• European wide person to person calls
  • Total Conversation Relay Services for deaf people
  • Total Conversation used for emergency calls.


Total conversation specifications describe:

  • An interconnection interface between total conversation service providers including relay services.
  • A user to network interface for videophone manufacturers.
  • A call interface for Next Generation Emergency Services in Europe Europe[4] including an information sharing capability.

Total conversation defines three basic services

  • seamless multimedia person to person calls including the ability to call regular telephone users.
  • the ability to invoke a relay service by deaf or hard of hearing persons,
  • the ability to call emergency services in total conversation mode.

Example of technical protocols used by total conversation are:

(* Use of Common Alerting Protocol may be also considered to share information with Emergency Services.)

Over instant messaging[edit]

AOL Instant Messenger supports the simultaneous use of audio, video, and real-time text via the "Real-Time IM"[8] feature. This would be considered compliant with Total Conversation.

For other chat networks such as Google Talk, the XMPP protocol technically allow for total conversation by combining multiple XMPP Extensions, such as XEP-0266 audio,[9] XEP-0299 video,[10] and XEP-0301 real-time text.[11] As of December 2011, Google Talk only supports audio/video, but not real-time text yet.

Skype has been supporting simultaneous audio, video, and real-time text.

IP multimedia subsystem[edit]

Total conversation basically provides a multi-media call services with specific media enabled. The currently most common implementation environment is native SIP as described above.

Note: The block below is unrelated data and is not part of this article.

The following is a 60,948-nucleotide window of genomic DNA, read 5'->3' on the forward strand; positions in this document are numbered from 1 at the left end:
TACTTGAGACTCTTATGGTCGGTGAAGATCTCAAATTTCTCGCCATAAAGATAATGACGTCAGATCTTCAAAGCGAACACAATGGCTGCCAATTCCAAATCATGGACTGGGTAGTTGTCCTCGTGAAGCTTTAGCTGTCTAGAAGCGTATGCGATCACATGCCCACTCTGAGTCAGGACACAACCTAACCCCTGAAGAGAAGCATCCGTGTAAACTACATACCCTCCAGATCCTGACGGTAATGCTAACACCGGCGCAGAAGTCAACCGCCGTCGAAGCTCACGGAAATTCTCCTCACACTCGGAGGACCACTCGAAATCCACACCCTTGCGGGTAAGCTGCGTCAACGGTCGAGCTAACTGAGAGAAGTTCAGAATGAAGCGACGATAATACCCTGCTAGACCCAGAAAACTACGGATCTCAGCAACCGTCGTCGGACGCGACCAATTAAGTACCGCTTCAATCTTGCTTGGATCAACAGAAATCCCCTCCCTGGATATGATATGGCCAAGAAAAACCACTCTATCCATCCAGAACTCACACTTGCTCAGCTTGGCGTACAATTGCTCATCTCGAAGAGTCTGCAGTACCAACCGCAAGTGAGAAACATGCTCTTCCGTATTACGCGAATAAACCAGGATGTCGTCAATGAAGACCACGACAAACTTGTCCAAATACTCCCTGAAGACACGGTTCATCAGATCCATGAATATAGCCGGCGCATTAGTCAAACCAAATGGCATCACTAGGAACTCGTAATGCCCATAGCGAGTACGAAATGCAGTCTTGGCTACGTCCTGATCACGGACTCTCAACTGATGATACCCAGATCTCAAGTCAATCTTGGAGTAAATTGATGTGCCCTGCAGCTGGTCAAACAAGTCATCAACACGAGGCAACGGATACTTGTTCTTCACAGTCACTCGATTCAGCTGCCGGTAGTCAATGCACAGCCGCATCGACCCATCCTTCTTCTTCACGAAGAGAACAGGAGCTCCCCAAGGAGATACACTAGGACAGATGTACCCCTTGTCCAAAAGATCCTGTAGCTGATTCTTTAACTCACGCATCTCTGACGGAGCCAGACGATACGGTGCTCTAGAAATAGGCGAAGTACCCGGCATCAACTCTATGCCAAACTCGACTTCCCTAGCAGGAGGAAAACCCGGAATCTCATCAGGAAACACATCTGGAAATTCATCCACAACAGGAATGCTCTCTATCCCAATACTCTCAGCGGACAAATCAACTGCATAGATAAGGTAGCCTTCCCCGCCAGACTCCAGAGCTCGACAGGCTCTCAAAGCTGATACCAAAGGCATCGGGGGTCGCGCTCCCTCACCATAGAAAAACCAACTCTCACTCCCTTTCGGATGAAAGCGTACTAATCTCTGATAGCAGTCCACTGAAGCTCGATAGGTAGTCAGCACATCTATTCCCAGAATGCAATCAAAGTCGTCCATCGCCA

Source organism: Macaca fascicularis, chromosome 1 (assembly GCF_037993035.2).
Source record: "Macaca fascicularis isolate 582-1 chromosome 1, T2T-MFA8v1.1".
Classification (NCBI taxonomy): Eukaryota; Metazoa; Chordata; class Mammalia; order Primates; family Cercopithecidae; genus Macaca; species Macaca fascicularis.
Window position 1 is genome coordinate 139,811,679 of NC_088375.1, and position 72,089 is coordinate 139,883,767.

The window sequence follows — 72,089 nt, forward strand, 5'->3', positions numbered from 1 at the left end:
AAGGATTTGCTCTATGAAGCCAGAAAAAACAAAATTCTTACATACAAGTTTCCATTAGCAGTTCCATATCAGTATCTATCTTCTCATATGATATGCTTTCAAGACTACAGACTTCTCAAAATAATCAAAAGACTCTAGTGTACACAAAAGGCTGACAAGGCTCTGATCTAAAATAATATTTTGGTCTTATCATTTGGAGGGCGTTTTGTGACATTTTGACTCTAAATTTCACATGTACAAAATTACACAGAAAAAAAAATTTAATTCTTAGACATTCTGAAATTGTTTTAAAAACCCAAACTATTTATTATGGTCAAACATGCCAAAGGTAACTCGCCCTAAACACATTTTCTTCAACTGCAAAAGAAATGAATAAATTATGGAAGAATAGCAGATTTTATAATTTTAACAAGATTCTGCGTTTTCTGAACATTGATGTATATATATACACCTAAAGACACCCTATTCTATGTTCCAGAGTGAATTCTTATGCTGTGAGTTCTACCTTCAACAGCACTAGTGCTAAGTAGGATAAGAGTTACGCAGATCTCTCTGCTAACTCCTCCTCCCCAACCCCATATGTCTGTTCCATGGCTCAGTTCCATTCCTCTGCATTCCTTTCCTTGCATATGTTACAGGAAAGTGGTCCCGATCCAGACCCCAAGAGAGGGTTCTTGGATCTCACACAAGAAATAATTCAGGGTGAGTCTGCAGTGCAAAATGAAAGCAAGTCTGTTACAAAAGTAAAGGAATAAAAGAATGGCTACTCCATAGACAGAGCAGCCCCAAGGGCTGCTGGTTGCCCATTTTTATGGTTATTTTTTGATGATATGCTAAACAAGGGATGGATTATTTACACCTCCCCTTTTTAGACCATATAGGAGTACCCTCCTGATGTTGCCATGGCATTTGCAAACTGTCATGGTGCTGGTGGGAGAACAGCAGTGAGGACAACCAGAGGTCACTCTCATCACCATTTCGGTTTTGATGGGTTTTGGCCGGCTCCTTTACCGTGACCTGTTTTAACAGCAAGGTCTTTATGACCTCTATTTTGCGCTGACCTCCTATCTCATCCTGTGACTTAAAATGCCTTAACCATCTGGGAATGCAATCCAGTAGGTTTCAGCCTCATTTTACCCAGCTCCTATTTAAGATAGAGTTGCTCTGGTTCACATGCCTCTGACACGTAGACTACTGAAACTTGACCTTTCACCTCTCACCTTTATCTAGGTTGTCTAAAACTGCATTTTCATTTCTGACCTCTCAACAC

Total conversation can also be implemented in other call control environments. One such environment is IP Multimedia Subsystem (IMS) in its IMS multimedia telephony service.

Firstly, total conversation can be defined as a pragmatic selection of existing standards related to Session Initiation Protocol with the selection of audio, video and text codecs. It is a private initiative of services provider and technology vendors seeking interoperability in the broadtest sense.

Secondly, this can apply to existing and deployed SIP platform rather than future or next generation networks.

Thirdly, IMS is much more ambitious and define a whole architecture, including all internal interfaces and billing and physical infrastructure. These standards are more suitable for large telecommunication operators and their equipment vendors. This complexity has consequences:

  • Very little UMTS release 5 networks fully supporting IMS are in production[12]
  • Multimedia call services defined by MMTEL are not translated[13] in actual usable services on the market. An industry led initiative called Rich Communication Suite[14] finally plans to do this .. when IMS will be rolled out in the networks.
  • Rolling out a Native SIP Total Conversation services needs investments that are very reduced compared to the IMS equivalent. However, the implementations in both environments are close enough that interoperability between the two is an easy task.